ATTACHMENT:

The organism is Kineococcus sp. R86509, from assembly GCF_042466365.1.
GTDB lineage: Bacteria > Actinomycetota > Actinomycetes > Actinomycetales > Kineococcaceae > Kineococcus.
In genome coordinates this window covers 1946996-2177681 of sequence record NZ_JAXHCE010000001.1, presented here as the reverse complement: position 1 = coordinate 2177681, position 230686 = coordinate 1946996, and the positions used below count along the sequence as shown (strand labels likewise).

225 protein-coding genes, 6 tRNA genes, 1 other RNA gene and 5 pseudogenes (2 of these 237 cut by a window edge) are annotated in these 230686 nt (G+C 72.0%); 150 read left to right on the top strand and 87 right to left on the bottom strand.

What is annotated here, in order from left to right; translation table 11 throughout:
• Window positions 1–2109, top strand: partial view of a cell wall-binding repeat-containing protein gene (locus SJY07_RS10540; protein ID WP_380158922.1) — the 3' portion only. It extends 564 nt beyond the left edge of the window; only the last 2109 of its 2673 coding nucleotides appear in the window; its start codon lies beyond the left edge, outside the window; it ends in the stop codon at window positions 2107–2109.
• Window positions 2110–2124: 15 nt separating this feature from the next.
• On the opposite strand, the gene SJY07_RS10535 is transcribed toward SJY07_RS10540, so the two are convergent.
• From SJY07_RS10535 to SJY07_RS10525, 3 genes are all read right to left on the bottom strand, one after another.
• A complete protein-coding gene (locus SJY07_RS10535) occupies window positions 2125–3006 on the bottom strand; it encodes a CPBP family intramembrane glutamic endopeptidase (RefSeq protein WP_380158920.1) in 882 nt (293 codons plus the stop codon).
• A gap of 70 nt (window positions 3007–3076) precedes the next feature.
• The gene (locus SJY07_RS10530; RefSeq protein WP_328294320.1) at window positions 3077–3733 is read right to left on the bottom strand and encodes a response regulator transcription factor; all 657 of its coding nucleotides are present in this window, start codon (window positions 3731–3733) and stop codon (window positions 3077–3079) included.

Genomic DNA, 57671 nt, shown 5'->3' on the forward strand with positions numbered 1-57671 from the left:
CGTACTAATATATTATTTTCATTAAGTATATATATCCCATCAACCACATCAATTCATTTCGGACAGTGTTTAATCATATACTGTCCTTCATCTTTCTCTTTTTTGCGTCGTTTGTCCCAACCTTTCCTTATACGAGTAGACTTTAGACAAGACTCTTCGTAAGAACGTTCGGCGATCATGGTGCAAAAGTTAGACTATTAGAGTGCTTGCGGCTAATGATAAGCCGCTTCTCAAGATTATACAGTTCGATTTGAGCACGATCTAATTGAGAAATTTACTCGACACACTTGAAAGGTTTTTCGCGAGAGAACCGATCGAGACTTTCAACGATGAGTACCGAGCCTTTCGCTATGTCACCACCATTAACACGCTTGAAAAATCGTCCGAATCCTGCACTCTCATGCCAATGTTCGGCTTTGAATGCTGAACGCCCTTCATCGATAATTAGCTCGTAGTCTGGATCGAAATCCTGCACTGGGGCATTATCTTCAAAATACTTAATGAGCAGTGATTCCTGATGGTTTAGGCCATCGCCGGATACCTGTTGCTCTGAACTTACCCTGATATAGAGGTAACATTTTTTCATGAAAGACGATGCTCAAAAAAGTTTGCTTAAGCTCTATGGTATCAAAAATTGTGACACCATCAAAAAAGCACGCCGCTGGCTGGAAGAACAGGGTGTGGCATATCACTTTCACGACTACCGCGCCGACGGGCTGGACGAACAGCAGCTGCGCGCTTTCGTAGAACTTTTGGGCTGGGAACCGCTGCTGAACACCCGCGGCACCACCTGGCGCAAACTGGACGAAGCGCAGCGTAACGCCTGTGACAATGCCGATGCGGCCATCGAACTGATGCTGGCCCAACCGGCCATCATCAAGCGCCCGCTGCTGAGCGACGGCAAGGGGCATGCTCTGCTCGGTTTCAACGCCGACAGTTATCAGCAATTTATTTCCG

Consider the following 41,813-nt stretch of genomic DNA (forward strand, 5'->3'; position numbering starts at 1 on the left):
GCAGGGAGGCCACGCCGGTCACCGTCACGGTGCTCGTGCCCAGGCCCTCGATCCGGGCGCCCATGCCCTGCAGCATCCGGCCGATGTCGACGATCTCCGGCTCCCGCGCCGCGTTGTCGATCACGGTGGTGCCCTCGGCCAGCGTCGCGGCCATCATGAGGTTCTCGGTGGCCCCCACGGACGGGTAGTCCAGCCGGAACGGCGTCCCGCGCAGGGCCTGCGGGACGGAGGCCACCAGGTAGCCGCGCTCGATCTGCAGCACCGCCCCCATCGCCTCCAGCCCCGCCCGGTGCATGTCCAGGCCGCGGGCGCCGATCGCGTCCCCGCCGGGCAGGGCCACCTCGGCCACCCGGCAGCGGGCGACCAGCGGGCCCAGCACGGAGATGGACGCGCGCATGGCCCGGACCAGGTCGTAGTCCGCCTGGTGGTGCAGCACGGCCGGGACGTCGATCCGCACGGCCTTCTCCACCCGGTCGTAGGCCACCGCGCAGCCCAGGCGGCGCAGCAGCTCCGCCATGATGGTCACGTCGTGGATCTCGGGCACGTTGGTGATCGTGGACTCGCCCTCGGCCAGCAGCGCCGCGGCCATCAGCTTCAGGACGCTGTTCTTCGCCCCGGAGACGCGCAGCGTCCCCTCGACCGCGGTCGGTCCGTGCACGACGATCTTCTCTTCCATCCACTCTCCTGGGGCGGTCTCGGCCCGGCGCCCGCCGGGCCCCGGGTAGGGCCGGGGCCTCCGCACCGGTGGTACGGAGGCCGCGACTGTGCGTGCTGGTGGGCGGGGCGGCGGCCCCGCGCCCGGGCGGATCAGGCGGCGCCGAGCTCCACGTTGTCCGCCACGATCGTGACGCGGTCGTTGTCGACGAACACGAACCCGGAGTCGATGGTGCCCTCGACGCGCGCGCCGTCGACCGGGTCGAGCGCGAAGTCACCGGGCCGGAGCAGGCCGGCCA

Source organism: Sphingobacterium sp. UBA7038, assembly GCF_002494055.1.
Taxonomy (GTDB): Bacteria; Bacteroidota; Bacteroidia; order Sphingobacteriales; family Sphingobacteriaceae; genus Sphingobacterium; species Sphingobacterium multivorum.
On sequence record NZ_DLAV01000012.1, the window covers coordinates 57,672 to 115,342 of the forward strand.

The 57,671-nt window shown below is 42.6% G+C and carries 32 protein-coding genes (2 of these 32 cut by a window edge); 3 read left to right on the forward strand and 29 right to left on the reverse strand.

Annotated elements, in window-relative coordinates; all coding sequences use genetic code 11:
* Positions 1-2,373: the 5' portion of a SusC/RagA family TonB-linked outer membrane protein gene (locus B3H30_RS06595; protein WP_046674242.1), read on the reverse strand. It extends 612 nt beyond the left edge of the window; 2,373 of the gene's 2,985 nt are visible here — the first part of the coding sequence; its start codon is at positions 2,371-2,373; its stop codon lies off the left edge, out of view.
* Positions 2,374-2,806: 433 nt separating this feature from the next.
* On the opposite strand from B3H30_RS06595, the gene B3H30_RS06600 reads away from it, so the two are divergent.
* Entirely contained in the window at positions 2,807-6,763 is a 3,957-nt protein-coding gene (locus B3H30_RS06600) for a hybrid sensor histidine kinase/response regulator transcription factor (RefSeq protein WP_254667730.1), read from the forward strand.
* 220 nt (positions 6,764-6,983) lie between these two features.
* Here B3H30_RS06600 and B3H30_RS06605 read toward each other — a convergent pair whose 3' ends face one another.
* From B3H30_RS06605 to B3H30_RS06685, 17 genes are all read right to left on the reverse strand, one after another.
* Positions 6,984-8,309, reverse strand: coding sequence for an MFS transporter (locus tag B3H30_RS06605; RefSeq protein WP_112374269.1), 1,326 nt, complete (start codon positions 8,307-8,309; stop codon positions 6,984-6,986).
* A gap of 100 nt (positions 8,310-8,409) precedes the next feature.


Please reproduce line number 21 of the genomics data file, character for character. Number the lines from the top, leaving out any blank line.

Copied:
Annotated elements, in window-relative coordinates; all coding sequences use genetic code 11: